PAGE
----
Second, research literacy can guide aspects of both practice and education. Over the last few years I’ve been studying and teaching the spiritual care of those without a religious affiliation or identity. The research on this is amazing but can be confusing, too. Pew’s 2013 report on Jewish Americans, for example, demonstrates how self-report categories don’t necessarily give chaplains the information they need. Of those who self-identify as Jews by religion, 20% do not believe in God. Of those who self-identify as Jews of no religion, 45% do believe in God and are ritually observant. This means that if a Jewish patient says to the chaplain “I’m not religious,” on the basis of research, the chaplain knows to cast the net widely enough to capture potential religious belief and practice when exploring the person’s spiritual resources. Without research literacy, the chaplain is not apt to know that.


What are, in your opinion, the primary challenges to integrating research literacy into chaplaincy practice?

Most of us who are now ACPE Certified Educators were not trained in research literacy. This means we have had to seek training actively and be committed to staying at the growing edges of our profession. This is quite a big culture shift. I think another significant challenge has to do with the natural strengths of persons who go into spiritual care compared to those who choose to be researchers. In Meyers Briggs terms, many chaplains tend to function with intuition and feeling, whereas many researchers tend to demonstrate skill in sensation and thinking. For some chaplains, generating enthusiasm for research literacy will be an uphill climb!


How do you integrate research literacy into your own educational practices? 

I include some research in didactic presentations, such as when teaching about spiritual care of the nonreligious. On the syllabus, I list optional reading on each week’s topic for students who want to explore more deeply; sometimes these readings are research articles. I set aside one didactic session for each student to present their summary and critique of a research article focusing on the CPE unit’s specialty topic or a topic related to one of their learning goals. I also refer the students to the ACPE Research Network page as a place to start their explorations. These elements expose students to a bit of the breadth of research that might inform their spiritual caregiving. When APC’s research webinars fall during CPE hours, I have my students participate in them. I open our department’s Research Club to the CPE students, who are also welcome to attend lunchtime presentations in the research arm of our organization.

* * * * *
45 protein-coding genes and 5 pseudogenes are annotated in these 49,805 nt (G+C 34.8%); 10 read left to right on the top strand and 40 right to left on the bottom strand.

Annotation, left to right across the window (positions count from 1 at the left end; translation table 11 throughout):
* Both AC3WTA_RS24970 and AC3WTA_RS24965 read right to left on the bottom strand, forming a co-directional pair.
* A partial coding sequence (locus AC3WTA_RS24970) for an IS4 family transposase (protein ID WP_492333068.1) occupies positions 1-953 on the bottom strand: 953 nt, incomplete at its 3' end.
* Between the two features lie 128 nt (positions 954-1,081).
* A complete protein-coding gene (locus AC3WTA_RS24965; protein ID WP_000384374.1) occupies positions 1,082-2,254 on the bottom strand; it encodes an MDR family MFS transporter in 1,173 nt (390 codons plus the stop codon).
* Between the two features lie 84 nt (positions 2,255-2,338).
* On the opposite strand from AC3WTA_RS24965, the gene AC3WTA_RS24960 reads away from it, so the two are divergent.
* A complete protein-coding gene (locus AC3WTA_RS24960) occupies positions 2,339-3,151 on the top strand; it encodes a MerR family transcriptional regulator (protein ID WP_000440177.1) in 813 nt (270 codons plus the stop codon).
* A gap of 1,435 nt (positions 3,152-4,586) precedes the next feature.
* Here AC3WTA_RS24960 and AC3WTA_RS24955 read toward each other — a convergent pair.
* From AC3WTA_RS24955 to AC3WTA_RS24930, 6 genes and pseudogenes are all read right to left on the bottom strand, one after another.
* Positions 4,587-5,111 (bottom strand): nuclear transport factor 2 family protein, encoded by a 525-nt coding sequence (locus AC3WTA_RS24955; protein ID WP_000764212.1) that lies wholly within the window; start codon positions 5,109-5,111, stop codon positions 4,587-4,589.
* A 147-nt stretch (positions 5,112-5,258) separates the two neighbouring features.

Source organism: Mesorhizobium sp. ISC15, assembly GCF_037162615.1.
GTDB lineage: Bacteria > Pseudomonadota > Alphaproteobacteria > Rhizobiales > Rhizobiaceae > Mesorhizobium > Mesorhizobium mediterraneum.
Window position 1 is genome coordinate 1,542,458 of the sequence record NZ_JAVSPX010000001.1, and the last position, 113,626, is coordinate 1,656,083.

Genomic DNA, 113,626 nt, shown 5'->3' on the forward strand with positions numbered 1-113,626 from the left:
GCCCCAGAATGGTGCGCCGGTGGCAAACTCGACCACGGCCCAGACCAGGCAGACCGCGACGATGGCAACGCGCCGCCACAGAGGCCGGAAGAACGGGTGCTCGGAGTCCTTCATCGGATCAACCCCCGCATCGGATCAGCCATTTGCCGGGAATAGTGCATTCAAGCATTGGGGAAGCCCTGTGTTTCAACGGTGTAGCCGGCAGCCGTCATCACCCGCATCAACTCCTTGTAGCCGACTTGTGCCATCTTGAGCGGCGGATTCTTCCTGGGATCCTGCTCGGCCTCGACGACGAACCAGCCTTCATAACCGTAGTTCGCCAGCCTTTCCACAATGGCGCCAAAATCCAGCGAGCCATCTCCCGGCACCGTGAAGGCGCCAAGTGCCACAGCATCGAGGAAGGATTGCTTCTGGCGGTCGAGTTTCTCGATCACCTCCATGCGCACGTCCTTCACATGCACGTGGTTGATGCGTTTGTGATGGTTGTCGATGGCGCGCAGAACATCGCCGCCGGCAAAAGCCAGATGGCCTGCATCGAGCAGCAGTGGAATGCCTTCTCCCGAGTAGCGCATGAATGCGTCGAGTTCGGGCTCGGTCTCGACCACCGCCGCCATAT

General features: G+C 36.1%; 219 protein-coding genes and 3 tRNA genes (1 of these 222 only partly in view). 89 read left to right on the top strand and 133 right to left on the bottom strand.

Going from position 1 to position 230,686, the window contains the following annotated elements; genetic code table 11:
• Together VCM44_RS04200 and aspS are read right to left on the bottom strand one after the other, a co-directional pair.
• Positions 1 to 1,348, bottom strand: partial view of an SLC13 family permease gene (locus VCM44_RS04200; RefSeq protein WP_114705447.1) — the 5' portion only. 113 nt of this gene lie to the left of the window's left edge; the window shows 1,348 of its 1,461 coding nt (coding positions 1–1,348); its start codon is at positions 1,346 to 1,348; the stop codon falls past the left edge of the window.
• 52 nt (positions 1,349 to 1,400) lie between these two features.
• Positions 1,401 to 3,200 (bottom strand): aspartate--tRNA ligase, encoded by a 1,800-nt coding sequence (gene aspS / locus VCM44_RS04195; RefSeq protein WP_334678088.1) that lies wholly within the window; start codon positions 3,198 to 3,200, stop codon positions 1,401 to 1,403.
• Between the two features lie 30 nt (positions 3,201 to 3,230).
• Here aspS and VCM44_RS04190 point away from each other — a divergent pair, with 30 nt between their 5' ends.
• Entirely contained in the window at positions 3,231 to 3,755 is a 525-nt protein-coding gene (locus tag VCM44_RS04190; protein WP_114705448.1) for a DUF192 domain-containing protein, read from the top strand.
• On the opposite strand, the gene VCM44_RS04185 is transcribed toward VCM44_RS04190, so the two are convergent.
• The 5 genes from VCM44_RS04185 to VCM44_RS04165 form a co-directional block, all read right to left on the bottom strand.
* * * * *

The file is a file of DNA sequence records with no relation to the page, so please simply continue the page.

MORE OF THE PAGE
I am usually involved in some qualitative research project or another with an interdisciplinary group at another hospital. I talk with my students about the project in a general way, so they can see that part of a chaplain’s job is participating in research.


Take us 10 years into the future. What’s different about chaplaincy then as a result of research literacy becoming a standard competency?

Our educational outcomes standards could be more uniform and measurable, and less overlapping. The self-directed aspect of CPE education would include research literacy, conversation with researchers, and conducting simple interdisciplinary research. The concept of cultural competency would be expanded to include thinking/talking/understanding the worldview of other disciplines and their research. The quality of spiritual care research will have improved, making it easier to offer to students for their use in CPE programs.


We’re grateful to Mary Martha for contributing to our spotlight series.


**Update 3/27/18: Rev. Thiel was recently featured in the ACPE weekly news for her work with training spiritual generalists. Check out the article here.**